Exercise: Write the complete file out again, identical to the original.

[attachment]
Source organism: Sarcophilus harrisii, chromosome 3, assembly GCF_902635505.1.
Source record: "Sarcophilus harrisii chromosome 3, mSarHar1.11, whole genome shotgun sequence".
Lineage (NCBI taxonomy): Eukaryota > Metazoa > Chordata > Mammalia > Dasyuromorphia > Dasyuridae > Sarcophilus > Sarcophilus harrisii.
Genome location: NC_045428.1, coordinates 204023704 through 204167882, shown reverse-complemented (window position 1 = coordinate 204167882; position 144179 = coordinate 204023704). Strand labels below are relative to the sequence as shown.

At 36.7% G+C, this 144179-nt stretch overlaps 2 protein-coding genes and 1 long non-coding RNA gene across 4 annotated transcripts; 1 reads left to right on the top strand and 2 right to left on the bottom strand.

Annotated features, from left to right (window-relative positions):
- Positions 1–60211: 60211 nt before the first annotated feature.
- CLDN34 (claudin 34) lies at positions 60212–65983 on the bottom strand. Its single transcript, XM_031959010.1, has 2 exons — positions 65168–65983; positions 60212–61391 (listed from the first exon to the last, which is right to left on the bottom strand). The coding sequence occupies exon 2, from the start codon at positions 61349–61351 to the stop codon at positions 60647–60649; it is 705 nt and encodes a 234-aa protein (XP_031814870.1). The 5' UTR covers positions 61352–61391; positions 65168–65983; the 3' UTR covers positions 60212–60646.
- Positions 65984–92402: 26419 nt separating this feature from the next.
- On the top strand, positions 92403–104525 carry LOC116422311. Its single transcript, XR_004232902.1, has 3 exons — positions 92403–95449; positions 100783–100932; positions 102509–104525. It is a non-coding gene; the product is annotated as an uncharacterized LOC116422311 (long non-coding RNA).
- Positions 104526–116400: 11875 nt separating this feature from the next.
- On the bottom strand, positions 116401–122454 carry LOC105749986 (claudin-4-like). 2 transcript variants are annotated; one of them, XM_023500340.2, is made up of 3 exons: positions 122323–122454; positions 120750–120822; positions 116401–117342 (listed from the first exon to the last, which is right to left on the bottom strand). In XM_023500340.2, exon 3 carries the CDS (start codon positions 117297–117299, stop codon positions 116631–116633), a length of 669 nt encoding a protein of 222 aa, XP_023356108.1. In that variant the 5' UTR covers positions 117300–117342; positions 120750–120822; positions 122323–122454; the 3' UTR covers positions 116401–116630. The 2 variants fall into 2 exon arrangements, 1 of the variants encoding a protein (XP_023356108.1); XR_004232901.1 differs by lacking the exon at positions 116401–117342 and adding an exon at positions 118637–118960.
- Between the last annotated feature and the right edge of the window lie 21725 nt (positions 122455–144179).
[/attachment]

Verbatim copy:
Source organism: Sarcophilus harrisii, chromosome 3, assembly GCF_902635505.1.
Source record: "Sarcophilus harrisii chromosome 3, mSarHar1.11, whole genome shotgun sequence".
Lineage (NCBI taxonomy): Eukaryota > Metazoa > Chordata > Mammalia > Dasyuromorphia > Dasyuridae > Sarcophilus > Sarcophilus harrisii.
Genome location: NC_045428.1, coordinates 204023704 through 204167882, shown reverse-complemented (window position 1 = coordinate 204167882; position 144179 = coordinate 204023704). Strand labels below are relative to the sequence as shown.

At 36.7% G+C, this 144179-nt stretch overlaps 2 protein-coding genes and 1 long non-coding RNA gene across 4 annotated transcripts; 1 reads left to right on the top strand and 2 right to left on the bottom strand.

Annotated features, from left to right (window-relative positions):
- Positions 1–60211: 60211 nt before the first annotated feature.
- CLDN34 (claudin 34) lies at positions 60212–65983 on the bottom strand. Its single transcript, XM_031959010.1, has 2 exons — positions 65168–65983; positions 60212–61391 (listed from the first exon to the last, which is right to left on the bottom strand). The coding sequence occupies exon 2, from the start codon at positions 61349–61351 to the stop codon at positions 60647–60649; it is 705 nt and encodes a 234-aa protein (XP_031814870.1). The 5' UTR covers positions 61352–61391; positions 65168–65983; the 3' UTR covers positions 60212–60646.
- Positions 65984–92402: 26419 nt separating this feature from the next.
- On the top strand, positions 92403–104525 carry LOC116422311. Its single transcript, XR_004232902.1, has 3 exons — positions 92403–95449; positions 100783–100932; positions 102509–104525. It is a non-coding gene; the product is annotated as an uncharacterized LOC116422311 (long non-coding RNA).
- Positions 104526–116400: 11875 nt separating this feature from the next.
- On the bottom strand, positions 116401–122454 carry LOC105749986 (claudin-4-like). 2 transcript variants are annotated; one of them, XM_023500340.2, is made up of 3 exons: positions 122323–122454; positions 120750–120822; positions 116401–117342 (listed from the first exon to the last, which is right to left on the bottom strand). In XM_023500340.2, exon 3 carries the CDS (start codon positions 117297–117299, stop codon positions 116631–116633), a length of 669 nt encoding a protein of 222 aa, XP_023356108.1. In that variant the 5' UTR covers positions 117300–117342; positions 120750–120822; positions 122323–122454; the 3' UTR covers positions 116401–116630. The 2 variants fall into 2 exon arrangements, 1 of the variants encoding a protein (XP_023356108.1); XR_004232901.1 differs by lacking the exon at positions 116401–117342 and adding an exon at positions 118637–118960.
- Between the last annotated feature and the right edge of the window lie 21725 nt (positions 122455–144179).